Should we stay married for the kids? This is a common question among parents who are experiencing relationship problems. It is never simple to decide whether divorce is the wisest course of action for your marital problems. It gets more difficult after having kids. It takes a lot of consideration and introspection. This is because it is usually unclear what would happen after.
In an effort to keep their kids happy, many spouses choose to stay together in a miserable marriage rather than end it. They consider anything less than an unbroken family to be detrimental to their children’s upbringing. Truthfully, a ton of studies support the idea that divorce might be bad for kids. However, when the marriage is tense, violent, unstable, or volatile, remaining together for the kids might not be beneficial.
Kids watch their parents as role models for what a healthy relationship entails. It would be better not to stay married if that can not be demonstrated through effective communication and dispute resolution. Years of negative emotions, wrath, and distress will only drain your kids.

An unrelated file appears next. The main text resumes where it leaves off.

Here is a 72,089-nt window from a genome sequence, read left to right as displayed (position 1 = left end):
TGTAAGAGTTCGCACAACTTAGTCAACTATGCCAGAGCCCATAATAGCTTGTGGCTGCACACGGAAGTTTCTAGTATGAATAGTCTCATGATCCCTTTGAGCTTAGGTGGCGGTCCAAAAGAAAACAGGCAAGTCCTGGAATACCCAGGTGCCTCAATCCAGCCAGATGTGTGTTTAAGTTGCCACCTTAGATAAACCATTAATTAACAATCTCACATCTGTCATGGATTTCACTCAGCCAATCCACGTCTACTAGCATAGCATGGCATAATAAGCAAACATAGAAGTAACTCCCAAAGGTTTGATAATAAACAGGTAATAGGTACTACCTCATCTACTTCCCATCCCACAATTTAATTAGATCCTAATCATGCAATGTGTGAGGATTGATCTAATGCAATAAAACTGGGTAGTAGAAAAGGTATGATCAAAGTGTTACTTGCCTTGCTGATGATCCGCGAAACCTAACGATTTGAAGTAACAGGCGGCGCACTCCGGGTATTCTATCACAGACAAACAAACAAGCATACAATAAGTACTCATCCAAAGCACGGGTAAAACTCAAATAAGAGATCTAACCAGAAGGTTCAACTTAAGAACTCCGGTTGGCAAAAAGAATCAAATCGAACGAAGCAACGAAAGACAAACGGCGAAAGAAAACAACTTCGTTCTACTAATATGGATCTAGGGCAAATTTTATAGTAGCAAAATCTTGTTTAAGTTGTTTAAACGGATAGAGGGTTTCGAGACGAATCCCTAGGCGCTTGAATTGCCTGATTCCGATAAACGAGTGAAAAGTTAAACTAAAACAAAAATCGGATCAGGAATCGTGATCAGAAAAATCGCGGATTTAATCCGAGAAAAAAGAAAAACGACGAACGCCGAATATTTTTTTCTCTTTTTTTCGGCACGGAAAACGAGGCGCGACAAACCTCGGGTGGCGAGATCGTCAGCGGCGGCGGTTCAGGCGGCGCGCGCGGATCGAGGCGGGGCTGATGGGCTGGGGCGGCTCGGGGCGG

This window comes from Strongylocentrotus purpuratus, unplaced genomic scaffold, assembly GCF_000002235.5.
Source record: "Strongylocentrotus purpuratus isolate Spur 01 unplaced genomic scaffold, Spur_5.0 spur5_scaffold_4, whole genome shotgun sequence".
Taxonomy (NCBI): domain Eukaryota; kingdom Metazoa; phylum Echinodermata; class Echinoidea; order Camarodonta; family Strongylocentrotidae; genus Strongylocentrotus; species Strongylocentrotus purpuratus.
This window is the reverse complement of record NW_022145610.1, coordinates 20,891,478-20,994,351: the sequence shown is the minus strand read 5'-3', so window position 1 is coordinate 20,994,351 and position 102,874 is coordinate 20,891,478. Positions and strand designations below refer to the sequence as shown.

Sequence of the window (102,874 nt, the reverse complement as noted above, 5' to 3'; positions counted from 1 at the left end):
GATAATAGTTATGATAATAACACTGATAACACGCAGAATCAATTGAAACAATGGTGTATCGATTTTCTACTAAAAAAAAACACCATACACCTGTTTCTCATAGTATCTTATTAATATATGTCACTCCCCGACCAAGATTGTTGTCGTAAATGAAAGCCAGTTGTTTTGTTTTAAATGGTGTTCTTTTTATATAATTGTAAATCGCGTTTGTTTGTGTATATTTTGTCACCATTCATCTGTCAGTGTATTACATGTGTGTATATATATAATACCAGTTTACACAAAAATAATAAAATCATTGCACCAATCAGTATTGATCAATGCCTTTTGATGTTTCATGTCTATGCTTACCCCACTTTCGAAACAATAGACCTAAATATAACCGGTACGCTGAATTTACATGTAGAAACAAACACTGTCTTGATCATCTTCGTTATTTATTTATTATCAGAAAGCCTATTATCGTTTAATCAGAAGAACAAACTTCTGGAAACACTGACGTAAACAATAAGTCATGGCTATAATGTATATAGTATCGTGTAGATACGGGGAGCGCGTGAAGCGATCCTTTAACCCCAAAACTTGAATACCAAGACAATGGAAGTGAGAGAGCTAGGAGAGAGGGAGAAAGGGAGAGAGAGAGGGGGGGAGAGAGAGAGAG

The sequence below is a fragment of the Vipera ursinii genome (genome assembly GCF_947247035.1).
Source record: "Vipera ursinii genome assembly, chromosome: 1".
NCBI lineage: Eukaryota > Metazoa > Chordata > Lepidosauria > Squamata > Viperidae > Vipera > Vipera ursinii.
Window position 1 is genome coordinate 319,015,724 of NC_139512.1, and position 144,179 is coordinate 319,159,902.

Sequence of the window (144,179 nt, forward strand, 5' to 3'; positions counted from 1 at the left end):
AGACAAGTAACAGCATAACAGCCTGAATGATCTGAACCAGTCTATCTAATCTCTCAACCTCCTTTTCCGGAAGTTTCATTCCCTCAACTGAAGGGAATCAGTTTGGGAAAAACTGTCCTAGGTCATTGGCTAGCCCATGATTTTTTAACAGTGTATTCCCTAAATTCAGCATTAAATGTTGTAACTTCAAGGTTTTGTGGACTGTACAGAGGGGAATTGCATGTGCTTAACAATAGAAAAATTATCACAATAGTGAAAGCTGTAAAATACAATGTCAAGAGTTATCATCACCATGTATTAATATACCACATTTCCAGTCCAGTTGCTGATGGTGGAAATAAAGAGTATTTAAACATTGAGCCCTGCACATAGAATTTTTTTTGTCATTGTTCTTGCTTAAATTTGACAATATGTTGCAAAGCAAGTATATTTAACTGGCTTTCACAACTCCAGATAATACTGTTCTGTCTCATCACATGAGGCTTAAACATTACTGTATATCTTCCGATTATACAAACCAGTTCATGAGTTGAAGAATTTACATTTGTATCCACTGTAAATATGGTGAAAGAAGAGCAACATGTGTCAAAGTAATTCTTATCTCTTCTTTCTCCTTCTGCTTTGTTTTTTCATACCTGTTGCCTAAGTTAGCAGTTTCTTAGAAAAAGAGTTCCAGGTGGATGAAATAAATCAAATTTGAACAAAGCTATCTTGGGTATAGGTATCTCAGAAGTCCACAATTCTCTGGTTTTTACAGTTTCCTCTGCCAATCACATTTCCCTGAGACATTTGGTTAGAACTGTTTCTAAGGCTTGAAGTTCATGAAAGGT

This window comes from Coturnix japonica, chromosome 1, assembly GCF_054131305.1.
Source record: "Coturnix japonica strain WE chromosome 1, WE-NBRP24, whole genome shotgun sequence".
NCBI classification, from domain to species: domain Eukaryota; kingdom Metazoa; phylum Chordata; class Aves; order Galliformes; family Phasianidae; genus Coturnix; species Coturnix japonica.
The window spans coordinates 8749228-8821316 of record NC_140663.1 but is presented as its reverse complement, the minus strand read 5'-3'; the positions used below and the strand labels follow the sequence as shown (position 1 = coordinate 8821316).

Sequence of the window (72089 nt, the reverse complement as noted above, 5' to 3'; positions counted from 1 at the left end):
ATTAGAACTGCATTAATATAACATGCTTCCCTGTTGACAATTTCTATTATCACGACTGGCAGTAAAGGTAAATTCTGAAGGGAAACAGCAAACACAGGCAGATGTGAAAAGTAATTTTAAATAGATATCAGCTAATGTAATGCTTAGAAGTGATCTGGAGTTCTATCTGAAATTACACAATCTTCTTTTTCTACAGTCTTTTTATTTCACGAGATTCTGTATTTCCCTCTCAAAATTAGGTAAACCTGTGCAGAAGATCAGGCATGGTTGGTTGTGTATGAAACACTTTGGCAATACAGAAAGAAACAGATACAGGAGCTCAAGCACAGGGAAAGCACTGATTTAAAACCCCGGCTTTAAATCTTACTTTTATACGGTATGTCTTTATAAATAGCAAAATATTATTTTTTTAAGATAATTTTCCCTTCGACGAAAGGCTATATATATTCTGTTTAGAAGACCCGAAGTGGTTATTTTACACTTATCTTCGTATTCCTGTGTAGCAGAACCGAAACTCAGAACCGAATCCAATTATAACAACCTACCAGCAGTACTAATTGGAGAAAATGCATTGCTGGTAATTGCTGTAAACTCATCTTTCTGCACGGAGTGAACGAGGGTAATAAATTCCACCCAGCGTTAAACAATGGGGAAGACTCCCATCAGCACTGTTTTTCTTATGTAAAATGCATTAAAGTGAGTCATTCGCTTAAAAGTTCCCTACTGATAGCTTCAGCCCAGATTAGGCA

Still unsure because you’re unhappy but the kids’ happiness is the most paramount? The question “Should we stay married for the kids” still persistently rings in your head, doesn’t it?
The path could be challenging, but should we stay married for the kids? See below five reasons.
1. The Kids Are Surrounded by Conflict
Several parents believe that as long as the conflict is not aimed at the kids, then the kids are exempted from it. Contrary to this belief, kids can sense every scorn and stress even when there’s no abuse, fighting, or yelling. Do not assume that your kids are not paying attention.
Staying married for the kids may sound wonderful, but it can lead to an unpleasant home situation for them. Don’t think you can play it nice in front of the children while you are raging within. This may cause your kids to experience bewilderment. In the end, they will struggle to feel secure due to the constant conflict and tension all around them.